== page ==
The Repairing Standard
Housing (Scotland) act 2006 - The Repairing Standard - Ch4 s12-29
The Repairing Standard defined within the Housing (Scotland) Act 2006 was implemented on 3rd September 2007 and “applies to any tenancy of a house let for human habitation” being specifically intended to bring standards within the ‘Private Rented Sector’ into line with ‘Social Tenancies’ that were subject to similar standards set in the Housing (Scotland) act 2001.
What does that mean to you as a landlord?
- Does this section of the act apply to me?
- What is the repairing standard?
- Is a detector mandatory?
- What type of fire detection equipment should be fitted?
- How can I make sure my property complies?
- What if I have an HMO property?
- How will the act be enforced?
- What powers does the PRHP have?
- What about vindictive tenants?
- What about energy efficiency?
- What else will be evolved from the Housing (Scotland) act 2006?
Does this section of the act apply to me?
Section 12 (1) specifically affirms that assured and short assured tenancies are not excluded and accordingly landlords with such tenancies need to comply with the repairing standard.(Back to top)
What is the repairing standard?
Section 13 The Repairing Standard (1):
- A house has to comply with the standard both at the commencement of the tenancy and during the tenancy.
- In terms of Section 13 a “house meets the repairing standard if: the house is wind and watertight and in all other respects reasonably fit for human habitation”.
- The structure and exterior of the house are in a reasonable state of repair and in proper working order.
- The insulations in the house for the supply of water, gas and electricity and for sanitation, space heating and heating water are in a reasonable state of repair and in proper working order.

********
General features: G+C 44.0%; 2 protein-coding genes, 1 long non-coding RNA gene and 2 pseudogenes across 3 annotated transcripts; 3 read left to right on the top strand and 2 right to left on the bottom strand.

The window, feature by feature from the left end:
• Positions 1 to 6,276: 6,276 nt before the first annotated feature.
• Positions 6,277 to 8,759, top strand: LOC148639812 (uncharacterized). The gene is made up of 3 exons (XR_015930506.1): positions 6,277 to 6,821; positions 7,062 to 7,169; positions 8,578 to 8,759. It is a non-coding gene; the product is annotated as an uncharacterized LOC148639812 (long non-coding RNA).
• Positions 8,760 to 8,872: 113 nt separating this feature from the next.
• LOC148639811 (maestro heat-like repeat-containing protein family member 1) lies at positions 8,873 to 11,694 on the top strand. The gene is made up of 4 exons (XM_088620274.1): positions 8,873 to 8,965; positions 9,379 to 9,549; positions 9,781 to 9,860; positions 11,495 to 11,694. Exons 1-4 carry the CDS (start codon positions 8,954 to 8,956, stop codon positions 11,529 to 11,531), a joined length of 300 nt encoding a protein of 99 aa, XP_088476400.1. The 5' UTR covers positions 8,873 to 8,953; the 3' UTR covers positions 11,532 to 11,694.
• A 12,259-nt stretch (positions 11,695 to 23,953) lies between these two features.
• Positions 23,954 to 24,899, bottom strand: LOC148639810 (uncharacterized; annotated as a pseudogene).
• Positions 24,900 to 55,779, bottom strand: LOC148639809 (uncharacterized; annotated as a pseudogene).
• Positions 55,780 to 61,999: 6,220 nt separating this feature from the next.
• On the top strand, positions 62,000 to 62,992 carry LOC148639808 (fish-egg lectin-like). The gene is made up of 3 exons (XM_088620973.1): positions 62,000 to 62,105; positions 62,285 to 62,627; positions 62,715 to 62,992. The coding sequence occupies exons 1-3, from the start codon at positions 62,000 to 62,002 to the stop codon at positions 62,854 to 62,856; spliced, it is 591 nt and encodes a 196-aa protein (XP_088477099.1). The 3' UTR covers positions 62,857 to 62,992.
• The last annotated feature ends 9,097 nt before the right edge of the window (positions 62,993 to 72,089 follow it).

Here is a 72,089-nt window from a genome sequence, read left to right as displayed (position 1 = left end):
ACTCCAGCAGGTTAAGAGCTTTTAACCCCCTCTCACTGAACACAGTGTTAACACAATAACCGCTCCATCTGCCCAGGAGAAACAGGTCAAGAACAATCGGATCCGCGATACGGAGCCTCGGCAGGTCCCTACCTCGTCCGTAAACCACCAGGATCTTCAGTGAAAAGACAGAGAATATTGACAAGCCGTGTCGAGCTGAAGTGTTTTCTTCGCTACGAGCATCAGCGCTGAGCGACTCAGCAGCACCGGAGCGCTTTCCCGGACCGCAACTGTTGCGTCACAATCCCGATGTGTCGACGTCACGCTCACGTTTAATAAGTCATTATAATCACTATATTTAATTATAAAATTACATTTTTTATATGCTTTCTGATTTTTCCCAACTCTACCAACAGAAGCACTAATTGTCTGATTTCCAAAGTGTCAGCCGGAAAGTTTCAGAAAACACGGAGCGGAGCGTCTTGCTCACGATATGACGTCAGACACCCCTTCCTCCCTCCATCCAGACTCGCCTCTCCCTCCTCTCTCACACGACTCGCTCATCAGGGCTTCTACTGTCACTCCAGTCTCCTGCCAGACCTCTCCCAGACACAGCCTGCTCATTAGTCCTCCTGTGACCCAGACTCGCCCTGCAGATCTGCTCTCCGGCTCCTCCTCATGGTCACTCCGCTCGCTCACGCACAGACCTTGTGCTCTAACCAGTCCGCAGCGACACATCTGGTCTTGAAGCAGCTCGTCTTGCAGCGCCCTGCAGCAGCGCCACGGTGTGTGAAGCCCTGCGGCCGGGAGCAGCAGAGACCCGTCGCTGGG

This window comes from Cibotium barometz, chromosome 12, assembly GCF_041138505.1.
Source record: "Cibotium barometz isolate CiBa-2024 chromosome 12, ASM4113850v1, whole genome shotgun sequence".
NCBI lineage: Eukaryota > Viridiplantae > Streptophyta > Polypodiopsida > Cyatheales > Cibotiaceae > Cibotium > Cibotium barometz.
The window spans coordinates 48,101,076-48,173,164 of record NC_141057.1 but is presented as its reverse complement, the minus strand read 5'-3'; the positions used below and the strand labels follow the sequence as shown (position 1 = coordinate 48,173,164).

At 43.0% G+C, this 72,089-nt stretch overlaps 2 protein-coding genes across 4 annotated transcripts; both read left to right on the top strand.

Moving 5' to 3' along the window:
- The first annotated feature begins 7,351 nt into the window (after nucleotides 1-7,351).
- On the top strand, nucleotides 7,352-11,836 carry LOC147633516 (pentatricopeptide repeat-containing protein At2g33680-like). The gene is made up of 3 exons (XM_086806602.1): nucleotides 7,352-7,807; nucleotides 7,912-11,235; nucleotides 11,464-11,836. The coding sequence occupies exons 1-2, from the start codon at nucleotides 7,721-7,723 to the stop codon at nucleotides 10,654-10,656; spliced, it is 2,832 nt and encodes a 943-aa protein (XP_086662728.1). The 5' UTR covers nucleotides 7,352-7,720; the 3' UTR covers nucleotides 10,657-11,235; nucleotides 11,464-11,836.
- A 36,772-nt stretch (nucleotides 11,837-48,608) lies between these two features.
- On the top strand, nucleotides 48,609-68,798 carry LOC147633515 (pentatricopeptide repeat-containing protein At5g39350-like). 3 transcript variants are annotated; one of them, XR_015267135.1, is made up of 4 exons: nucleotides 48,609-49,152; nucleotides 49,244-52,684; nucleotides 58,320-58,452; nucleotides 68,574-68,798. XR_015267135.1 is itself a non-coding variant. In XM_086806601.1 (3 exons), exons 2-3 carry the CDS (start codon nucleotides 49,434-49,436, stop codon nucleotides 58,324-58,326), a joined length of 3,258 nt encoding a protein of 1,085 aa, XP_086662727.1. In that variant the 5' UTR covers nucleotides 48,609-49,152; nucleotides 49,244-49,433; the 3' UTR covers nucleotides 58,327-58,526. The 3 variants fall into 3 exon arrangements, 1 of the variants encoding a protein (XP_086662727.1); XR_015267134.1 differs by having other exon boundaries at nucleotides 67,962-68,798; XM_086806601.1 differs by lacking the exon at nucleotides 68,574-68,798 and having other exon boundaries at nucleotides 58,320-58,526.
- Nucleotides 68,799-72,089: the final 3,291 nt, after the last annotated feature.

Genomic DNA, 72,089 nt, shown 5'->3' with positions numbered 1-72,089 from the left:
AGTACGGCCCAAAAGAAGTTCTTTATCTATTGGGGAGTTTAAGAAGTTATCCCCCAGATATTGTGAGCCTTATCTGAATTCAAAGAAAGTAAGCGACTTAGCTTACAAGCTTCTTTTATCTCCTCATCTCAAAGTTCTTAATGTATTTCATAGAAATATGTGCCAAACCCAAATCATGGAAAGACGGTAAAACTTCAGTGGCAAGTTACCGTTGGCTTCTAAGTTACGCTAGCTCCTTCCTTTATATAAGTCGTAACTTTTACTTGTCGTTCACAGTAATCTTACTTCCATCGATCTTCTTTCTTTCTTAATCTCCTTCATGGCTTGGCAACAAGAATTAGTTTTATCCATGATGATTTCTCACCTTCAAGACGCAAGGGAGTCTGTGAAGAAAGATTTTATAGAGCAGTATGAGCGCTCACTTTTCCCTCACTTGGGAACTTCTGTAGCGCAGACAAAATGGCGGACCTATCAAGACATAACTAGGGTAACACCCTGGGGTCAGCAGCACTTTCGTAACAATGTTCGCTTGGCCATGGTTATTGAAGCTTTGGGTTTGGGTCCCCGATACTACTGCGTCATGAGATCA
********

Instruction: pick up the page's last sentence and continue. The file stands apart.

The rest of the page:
- Any fixtures, fittings and appliances provided by the landlord under the tenancy are in a reasonable state of repair and in proper working order.
- Any furnishings provided by the landlord under the tenancy are capable of being used safely for the purpose for which they are designed, and the house has satisfactory provision for protecting fires and for giving warning in the event of a fire (or suspected fire).
Is a detector mandatory?
It is now mandatory to install fire detection equipment.
A principle change to your obligations is that it is now mandatory to install at least one mains powered smoke/heat detector to give warning in the event of a fire (or suspected fire). NB. Rules for the type of installation differ depending on the type of property and whether used as an HMO.
In Section 13(5) it states that regard has to be had to any building regulations and to any guidance issued by the Scottish Ministers on provision for detecting fires. The regulations therefore require that a mains powered device must be fitted for new or replacement installations however battery powered devices are acceptable until their end date has been reached or they fail, but not through need of a replacement battery.
In Edinburgh a building warrant may be required before fitting a mains powered device.(Back to top)
What type of fire detection equipment should be fitted?
It is mandatory to have a ‘smoke detector’ installed irrespective of there being a warrant in place and the lack of it neither through a council delay or otherwise give justifiable cause for failing to fit one. The guidance given to us is that a detector must be fitted and if necessary, a warrant is applied for retrospectively.
Liability for compliance with Ch4 s13 (1) (f) lies with not only the Landlord but also their Agent.(Back to top)
How can I make sure my property complies?